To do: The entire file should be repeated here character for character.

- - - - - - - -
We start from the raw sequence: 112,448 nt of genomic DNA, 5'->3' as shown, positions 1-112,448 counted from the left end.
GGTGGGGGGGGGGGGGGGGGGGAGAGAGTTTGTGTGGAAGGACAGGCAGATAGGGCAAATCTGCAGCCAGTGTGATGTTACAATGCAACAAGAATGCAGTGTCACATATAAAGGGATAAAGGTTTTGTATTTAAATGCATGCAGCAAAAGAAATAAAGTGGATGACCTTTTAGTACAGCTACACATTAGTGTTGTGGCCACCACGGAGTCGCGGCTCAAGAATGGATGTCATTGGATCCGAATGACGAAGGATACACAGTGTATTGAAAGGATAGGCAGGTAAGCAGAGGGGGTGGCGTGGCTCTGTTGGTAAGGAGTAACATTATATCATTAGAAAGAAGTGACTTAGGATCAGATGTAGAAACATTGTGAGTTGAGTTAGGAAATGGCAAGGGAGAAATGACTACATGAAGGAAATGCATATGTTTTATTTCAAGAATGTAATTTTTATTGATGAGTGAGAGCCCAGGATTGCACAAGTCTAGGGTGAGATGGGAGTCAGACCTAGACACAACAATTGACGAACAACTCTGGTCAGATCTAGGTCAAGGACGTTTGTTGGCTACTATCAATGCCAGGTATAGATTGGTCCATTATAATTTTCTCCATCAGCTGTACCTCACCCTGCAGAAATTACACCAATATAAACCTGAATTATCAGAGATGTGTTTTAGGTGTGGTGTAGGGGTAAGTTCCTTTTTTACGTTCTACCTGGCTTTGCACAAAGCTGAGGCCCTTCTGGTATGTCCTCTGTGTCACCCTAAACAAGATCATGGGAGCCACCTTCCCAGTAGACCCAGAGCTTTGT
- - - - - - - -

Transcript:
We start from the raw sequence: 112,448 nt of genomic DNA, 5'->3' as shown, positions 1-112,448 counted from the left end.
GGTGGGGGGGGGGGGGGGGGGGAGAGAGTTTGTGTGGAAGGACAGGCAGATAGGGCAAATCTGCAGCCAGTGTGATGTTACAATGCAACAAGAATGCAGTGTCACATATAAAGGGATAAAGGTTTTGTATTTAAATGCATGCAGCAAAAGAAATAAAGTGGATGACCTTTTAGTACAGCTACACATTAGTGTTGTGGCCACCACGGAGTCGCGGCTCAAGAATGGATGTCATTGGATCCGAATGACGAAGGATACACAGTGTATTGAAAGGATAGGCAGGTAAGCAGAGGGGGTGGCGTGGCTCTGTTGGTAAGGAGTAACATTATATCATTAGAAAGAAGTGACTTAGGATCAGATGTAGAAACATTGTGAGTTGAGTTAGGAAATGGCAAGGGAGAAATGACTACATGAAGGAAATGCATATGTTTTATTTCAAGAATGTAATTTTTATTGATGAGTGAGAGCCCAGGATTGCACAAGTCTAGGGTGAGATGGGAGTCAGACCTAGACACAACAATTGACGAACAACTCTGGTCAGATCTAGGTCAAGGACGTTTGTTGGCTACTATCAATGCCAGGTATAGATTGGTCCATTATAATTTTCTCCATCAGCTGTACCTCACCCTGCAGAAATTACACCAATATAAACCTGAATTATCAGAGATGTGTTTTAGGTGTGGTGTAGGGGTAAGTTCCTTTTTTACGTTCTACCTGGCTTTGCACAAAGCTGAGGCCCTTCTGGTATGTCCTCTGTGTCACCCTAAACAAGATCATGGGAGCCACCTTCCCAGTAGACCCAGAGCTTTGT